Review of The Living World – Rachel Rohloff

Posted: May 21, 2020 in children, education, nature, rachel rohloff

The Living World

Rachel Rohloff

New Shoots Publishing

Supplied by Fantail Communications

Reviewed by Jan Butterworth

“It seems to me that the natural world is the greatest source of excitement, the greatest source of visual beauty, the greatest source of intellectual interest.  It is the greatest source of so much in life that makes life worth living.” David Attenborough

This is a fantastic resource book for teachers and parents eager to teach children about science and nature with hands-on learning and play.

“Knowledge gained through experience is far superior and many times more useful than bookish knowledge.”  Mahatma Ghandi
The introduction explains how this resource develops science skills and how it uses hands-on fun and play to make sense of the Living World.  All activities in this book involve at least one of the 22 pattern/urges of play and details what they are.  Children learn from experience and the eleven scientific skills they will gain are listed – Observation, Communication, Classification, Measurement, Inference, Predictions, Making Hypotheses, Recording, Experimenting, Analysing, Evaluating – and defined.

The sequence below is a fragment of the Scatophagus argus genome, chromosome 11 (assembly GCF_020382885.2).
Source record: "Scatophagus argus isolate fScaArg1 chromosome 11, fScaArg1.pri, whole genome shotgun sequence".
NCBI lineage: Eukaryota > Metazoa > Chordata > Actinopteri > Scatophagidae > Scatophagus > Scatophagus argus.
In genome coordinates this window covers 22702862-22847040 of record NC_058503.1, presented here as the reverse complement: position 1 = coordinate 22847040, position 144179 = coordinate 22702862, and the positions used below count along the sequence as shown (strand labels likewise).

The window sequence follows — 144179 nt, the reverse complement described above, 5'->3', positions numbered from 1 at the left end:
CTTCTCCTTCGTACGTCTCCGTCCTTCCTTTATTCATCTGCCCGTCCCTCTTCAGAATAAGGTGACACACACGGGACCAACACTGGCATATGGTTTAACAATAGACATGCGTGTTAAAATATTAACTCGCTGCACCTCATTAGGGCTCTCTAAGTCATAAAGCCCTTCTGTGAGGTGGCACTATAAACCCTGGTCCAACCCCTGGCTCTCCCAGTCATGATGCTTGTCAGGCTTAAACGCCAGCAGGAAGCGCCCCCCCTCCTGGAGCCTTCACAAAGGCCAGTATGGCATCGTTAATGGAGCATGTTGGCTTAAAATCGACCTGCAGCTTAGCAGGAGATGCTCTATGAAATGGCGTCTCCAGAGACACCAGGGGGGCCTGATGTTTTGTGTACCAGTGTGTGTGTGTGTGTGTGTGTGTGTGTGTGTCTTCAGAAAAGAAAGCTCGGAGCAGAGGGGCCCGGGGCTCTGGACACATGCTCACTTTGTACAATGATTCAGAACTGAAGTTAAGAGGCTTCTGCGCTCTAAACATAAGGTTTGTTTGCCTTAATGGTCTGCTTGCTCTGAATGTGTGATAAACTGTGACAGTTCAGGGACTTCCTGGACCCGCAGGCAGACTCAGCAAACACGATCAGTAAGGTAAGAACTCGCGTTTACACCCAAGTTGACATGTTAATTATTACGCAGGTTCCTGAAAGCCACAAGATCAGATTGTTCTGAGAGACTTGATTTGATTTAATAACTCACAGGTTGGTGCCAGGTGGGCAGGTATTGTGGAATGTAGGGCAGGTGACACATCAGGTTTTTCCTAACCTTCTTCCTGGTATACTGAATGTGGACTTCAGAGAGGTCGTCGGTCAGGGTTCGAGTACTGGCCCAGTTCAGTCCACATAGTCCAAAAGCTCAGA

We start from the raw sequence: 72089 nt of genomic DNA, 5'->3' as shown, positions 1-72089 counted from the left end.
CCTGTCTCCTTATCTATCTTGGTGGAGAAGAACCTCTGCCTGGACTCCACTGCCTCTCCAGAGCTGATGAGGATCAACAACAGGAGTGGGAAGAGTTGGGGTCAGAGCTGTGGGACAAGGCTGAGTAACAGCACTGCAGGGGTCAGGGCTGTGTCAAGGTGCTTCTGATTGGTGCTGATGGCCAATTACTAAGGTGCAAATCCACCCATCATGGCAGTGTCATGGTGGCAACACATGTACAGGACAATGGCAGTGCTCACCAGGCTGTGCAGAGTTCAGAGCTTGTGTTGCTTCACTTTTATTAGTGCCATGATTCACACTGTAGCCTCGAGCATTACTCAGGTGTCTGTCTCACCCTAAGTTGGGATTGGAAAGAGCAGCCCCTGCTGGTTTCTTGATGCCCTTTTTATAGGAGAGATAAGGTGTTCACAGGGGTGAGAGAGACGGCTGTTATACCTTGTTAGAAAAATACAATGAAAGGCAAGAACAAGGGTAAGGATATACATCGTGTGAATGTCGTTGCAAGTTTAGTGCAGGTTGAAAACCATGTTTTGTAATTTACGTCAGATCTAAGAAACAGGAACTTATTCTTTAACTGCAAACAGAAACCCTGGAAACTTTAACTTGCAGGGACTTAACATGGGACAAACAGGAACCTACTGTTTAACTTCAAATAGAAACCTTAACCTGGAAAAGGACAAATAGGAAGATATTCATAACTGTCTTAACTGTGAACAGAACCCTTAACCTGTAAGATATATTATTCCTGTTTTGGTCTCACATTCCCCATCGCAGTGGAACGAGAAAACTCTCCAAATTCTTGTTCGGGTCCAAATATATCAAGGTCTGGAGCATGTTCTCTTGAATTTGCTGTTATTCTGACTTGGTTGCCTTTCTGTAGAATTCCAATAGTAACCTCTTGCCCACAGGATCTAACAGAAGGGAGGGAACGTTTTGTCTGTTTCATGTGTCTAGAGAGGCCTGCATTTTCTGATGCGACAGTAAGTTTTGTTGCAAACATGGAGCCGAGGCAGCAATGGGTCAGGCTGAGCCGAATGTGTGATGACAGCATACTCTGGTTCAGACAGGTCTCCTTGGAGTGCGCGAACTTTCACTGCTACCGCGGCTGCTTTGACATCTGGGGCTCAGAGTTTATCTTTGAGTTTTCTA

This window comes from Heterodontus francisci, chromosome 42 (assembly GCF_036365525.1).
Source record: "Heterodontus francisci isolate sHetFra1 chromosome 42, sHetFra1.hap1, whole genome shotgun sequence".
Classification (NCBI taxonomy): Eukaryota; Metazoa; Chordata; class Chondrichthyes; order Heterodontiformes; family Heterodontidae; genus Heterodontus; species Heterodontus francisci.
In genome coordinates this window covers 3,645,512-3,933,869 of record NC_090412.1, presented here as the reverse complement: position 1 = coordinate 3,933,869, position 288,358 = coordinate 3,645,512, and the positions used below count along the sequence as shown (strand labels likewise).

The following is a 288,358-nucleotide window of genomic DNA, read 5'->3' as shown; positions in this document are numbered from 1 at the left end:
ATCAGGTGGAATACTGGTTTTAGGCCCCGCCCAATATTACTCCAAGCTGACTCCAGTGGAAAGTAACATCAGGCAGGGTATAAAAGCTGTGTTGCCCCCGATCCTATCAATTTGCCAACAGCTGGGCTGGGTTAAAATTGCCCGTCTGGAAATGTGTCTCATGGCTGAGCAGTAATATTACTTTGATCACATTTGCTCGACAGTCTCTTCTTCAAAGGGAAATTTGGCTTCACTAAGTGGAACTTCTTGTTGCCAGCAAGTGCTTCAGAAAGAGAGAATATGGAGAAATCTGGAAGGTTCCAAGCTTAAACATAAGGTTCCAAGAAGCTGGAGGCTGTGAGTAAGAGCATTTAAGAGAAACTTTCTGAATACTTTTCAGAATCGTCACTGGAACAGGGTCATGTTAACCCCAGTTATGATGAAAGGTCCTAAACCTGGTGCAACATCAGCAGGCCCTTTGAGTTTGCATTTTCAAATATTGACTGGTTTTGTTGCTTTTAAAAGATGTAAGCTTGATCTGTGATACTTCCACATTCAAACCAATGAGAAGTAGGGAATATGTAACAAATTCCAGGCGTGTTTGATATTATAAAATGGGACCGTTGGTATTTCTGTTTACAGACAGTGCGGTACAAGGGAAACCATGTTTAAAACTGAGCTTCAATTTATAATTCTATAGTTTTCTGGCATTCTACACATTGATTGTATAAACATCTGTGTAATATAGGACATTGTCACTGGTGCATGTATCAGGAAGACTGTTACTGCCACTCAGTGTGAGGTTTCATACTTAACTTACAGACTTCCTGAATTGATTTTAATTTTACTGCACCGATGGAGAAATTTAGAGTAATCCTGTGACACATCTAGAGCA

The book is divided into four chapters;

  • What is the Living World
  • Plants
  • Animals
  • People

There is a list of activities at the beginning of each, along with equipment and supplies needed, learning outcomes, a list of scientific vocabulary and skills gained from the experiments, ideas for further activities, and teaching tips.

The photos are stunning and the book is well laid out, with information and instructions easy to find and understand. You can also download worksheets for the activities in the book from www.newshootspublishing.co.nz.

The book itself is printed on environmentally responsible paper and it’s awesome that a book about nature is sustainable.  I love all the quotes scattered throughout the text.  “To reconnect with nature is key if we want to save the planet” Jane Goodall.

This book needs to be in every educator or homeschooling parent’s resource kit.

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